A city tour - royal style
People who know Madrid always like going back there again - because of the wide range of cultural attractions, the impressive palaces, the monumental boulevards and the cosmopolitan atmosphere in the vibrant central district. It’s a fun city and it gets part of its charm from the very likeable Spanish royal family. You want to know where you might just possibly bump into Juan Carlos, Sophia, Felipe, Letizia & Co.? We’ll tell you.
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Palaces, cathedrals and shopping
The city center around the beautiful Plaza de Oriente is where Madrid reveals its full splendor and history. The centerpiece of this square is the huge Palacio Real, the royal palace. The Spanish monarchs resided behind its massive gray-white walls from 1764 until 1931. The palace is now open to the public because the present king and head of state Juan Carlos has his permanent residence outside the city. Visitors are rewarded with baroque ceilings, beautiful paintings by big names like El Greco and Goya, and collections of books and weapons. On the occasions when the king is actually in residence, a blue flag is hoisted and the palace gates are closed. Some of Madrid’s most elegant and exclusive cafés are located on and around the Plaza de Oriente.
Palacio Real, Calle de Bailén. District: city center, subway station: Ópera,
Tel: +34-91/454 87 00. Open October trough March Monday through Saturday 10am–6pm, Sundays and public holidays 10am-4pm, April trough September daily 10am-8pm. Closed to the public during official events. Admission (incl. guide charge): €10 (reduced rate €5),
Only a short walk from the royal palace on the Plaza de la Armería stands the Almudena Cathedral, recognizable by its slender steeples. Named after the city’s patron saint, it is where Crown Prince Felipe married his enchanting bride Letizia, a wedding that was broadcast across the world on TV and has since made the cathedral the most sought-after church for weddings in Madrid.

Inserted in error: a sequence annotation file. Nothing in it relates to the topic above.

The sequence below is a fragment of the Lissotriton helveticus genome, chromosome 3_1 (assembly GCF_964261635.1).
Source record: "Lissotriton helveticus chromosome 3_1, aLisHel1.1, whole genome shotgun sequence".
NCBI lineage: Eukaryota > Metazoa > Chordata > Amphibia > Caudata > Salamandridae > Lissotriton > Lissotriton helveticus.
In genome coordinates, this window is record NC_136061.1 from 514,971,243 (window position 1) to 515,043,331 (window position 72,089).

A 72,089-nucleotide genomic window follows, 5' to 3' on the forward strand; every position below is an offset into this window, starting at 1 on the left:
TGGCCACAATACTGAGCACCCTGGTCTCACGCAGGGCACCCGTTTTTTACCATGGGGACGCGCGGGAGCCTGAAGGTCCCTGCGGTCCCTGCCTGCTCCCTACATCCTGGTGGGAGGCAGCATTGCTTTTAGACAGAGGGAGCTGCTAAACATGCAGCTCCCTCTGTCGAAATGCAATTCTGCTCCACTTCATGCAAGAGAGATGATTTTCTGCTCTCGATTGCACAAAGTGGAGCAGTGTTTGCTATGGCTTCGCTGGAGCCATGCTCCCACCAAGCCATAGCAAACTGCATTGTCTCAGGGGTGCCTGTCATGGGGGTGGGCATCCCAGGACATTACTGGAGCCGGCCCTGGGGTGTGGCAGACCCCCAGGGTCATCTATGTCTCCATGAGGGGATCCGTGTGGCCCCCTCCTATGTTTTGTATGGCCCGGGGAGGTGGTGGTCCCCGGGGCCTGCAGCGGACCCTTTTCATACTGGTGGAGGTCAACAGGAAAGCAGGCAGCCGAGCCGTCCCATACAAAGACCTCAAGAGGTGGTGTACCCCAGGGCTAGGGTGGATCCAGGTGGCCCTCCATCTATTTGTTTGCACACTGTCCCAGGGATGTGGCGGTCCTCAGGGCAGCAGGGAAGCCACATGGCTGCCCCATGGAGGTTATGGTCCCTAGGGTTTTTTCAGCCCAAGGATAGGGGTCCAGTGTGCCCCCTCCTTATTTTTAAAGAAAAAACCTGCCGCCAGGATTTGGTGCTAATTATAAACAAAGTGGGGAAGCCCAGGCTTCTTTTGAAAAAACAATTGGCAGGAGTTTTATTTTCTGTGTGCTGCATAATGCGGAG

Almudena Cathedral, Calle de Bailén 10. District: city center, subway station: Ópera. Temporarily closed for renovations www.archimadrid.es/catedral
In addition to its palaces and many other cultural attractions, the Spanish capital has a truly royal abundance of shopping facilities – ranging from the expensive, high-end fashion boutiques in the city’s Salamanca district to the cheap souvenir vendors on the Plaza Mayor, from Prada and its like down to stalls selling plastic Don Quixotes and castanets. The currently very fashionable Chueca district in the center of the city is one place where tourists can find an attractive mixture of chic and off-beat. The old barrio has been transformed in recent years by hip designer stores, clubs and restaurants that have made it very popular with Madrileños looking for a good time. This is one place where you might, with luck, come across Crown Prince Felipe or some of the other royals. ¡Claro!
Chueca. District: city center, subway station: Chueca
Regal food and delicacies
Compared to the enormous Palacio Real, the current residence of the Spanish royal family seems very unpretentious. The Residenz Zarzuela nestles between olive plantations and pinewoods in the El Pardo Hills to the northwest of Madrid. The hunting grounds surrounding it provide a welcome change to Madrileños seeking refuge from the stresses of everyday city life. Here they can walk or cycle over some 16,000 hectares of unspoiled Nature. And the surrounding scenery is sufficiently attractive to counteract any disappointment they may feel about the unlikelihood of any chance encounter with Juan Carlos, Sophia, Felipe or Letizia, who prefer to keep themselves to themselves in their luxurious hunting lodge.
El Pardo Accessible by bus from Moncloa bus station
Culinary delicacies from Andalusia to Catalonia, from the Atlantic to the Mediterranean – Madrid has them all, plus tasty international cuisine for those who prefer it. It’s all very much to Crown Prince Felipe’s taste and he is frequently to be seen eating with some of his cronies in one or other of the restaurants dotted around the Madrid scene. Royals have been sighted at Casa Lucio, at the Restaurante Horcher, at the Asador Imanol and at the Restaurante Chantarella. Best way to spot a place being honored by a royal visit is the crowd of paparazzi at the entrance.
Casa Lucio: Cava Baja 35, Tel.: +34-91/365 82 17, www.casalucio.es
Restaurante Horcher: Calle Alfonso XII 6, Tel.: +34-91/522 07 31, www.restaurantehorcher.com, Asador Imanol: Calle General Díaz Porlier 97,
Tel.: +34-91/309 08 59, www.asadorimanol.com, Restaurante Chantarella: Doctor Fleming 7, Tel.: +34-91/344 10 04, www.chantarella.es
Sweet temptation is to be found at the Chocolatería San Ginés in the city center. It’s not only for little princes and princesses, although some of them are known to have succumbed to it. Big-city sweet-tooths like to meet up in this charming, old-fashioned choco bar until the early morning hours to enjoy chocolate con churros – a sort of elongated doughnut that is freshly baked and then dipped into hot, thick chocolate just before eating. They’re delicious, they’re full of calories and just the thing to revive faltering night owls. A royal treat.
Chocolatería San Ginés, Pasadizo de San Ginés 5. District: city center, Tel.: +34-91/365 65 46
Pictures: Corbis, Mauritius (2), Pablo & Zurita/Bilderberg (2), getty images, Fleisher/Look